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In 2014, Ukraine and the EU signed a free-trade agreement in the form of an Association Agreement that contains a Title IV which relates to trade and trade related matters and has been applied since 1 January 2016. Article 29 of the Association Agreement provides for the progressive elimination of customs duties in accordance with the schedules included in the agreement and envisages the possibility to accelerate and broaden such elimination.

Following a request of Ukraine, the European Commission has decided to put forward a proposal introducing the following trade-liberalising measures for products originating in Ukraine:

  • the temporary suspension of all outstanding tariffs under Title IV of the Association Agreement between the EU and Ukraine, which concerns three categories of products: (i) industrial products subject to duty phase out by the end of 2022, (ii) fruits and vegetables subject to entry-price system, and (iii) agricultural products and processed agricultural products subject to tariff-rate quotas;
  • the temporary non-allocation of anti-dumping duties on imports originating in Ukraine;
  • the temporary suspension of the application of the common rules for imports safeguards (as per Regulation 2015/478) on products originating in Ukraine.

These measures should apply for a period of one year as from the entry into force of the Regulation.

As Ukraine faces difficulty to access to its ports on the Black Sea, the objective of these temporary measures is to maintain the trade position of Ukraine with the rest of the world. It also aims to foster the trade relationship between Ukraine and the EU by facilitating overland logistics and increasing the degree of market liberalisation. It is worth noting that Ukrainian exporters would still be required to prove the preferential origin of their product, as set forth in the Association Agreement between the EU and Ukraine, to benefit from the measures above.

The European Parliament and the Council will have to approve the proposal before this Regulation becomes effective.

Author

Jennifer Revis is a partner in Baker McKenzie's London office and co-leads our EMEA Customs Team.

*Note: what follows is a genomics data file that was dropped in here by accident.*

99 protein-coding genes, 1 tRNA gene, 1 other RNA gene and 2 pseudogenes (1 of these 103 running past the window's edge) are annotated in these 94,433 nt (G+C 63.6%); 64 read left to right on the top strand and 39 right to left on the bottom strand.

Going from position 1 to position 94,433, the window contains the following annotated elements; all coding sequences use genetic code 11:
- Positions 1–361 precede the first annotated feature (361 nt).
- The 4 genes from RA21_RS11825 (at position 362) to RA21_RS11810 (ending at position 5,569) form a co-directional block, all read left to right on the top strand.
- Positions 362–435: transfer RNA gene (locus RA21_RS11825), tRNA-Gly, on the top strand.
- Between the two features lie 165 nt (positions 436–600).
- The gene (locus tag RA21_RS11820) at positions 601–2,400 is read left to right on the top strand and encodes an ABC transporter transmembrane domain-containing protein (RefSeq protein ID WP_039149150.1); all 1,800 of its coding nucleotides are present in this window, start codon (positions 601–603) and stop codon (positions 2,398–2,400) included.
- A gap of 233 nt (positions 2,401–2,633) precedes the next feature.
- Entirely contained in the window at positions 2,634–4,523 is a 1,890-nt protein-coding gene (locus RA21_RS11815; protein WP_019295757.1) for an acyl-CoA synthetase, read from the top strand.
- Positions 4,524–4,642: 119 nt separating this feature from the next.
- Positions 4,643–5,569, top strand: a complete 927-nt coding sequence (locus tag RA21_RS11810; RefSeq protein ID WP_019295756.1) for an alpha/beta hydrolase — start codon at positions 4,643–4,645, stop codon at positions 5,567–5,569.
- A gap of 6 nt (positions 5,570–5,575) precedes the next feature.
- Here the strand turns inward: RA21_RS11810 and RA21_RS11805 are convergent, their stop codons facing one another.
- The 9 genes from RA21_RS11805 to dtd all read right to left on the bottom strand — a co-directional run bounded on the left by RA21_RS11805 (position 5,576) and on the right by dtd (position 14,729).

Jennifer focuses her practice on the public regulation of international trade, particularly in a wide range of customs compliance issues. She regularly advises clients on import matters, including customs valuation, rules of origin, and classification. She has worked with clients designing and implementing their compliance programs, policies, procedures and risk assessments, and assisting them in customs audits. She has significant experience in managing global customs projects and disputes, particularly in the area of customs valuation (transfer pricing; assists; royalties). Jennifer also advises on FTAs and trade remedies matters.
Jennifer has been consistently recognised as a "Leading Individual" for Customs & Excise and “Next Generation Partner” for Trade, WTO Anti-Dumping And Customs. Clients describe her as "an outstanding customs lawyer and litigator with fantastic experience. She is also easy to work with and leads her team with aplomb", "without a doubt, one of the best customs lawyers in the business (…) with an exceptionally deep knowledge of customs valuation concepts, as well as considerable experience applying those concepts in a variety of jurisdictions."
Jennifer has been on secondment to the UK customs authorities (Her Majesty's Revenue and Customs) in their tax and excise litigation department and to the Firm's European Law Centre in Brussels.

Author

Sylvain Guelton is a senior associate in the Tax Practice Group in the Brussels office. He joined Baker McKenzie in 2022. He was previously a senior manager at PwC Belgium for six years and a lawyer in a French law firm based in Paris and Brussels.

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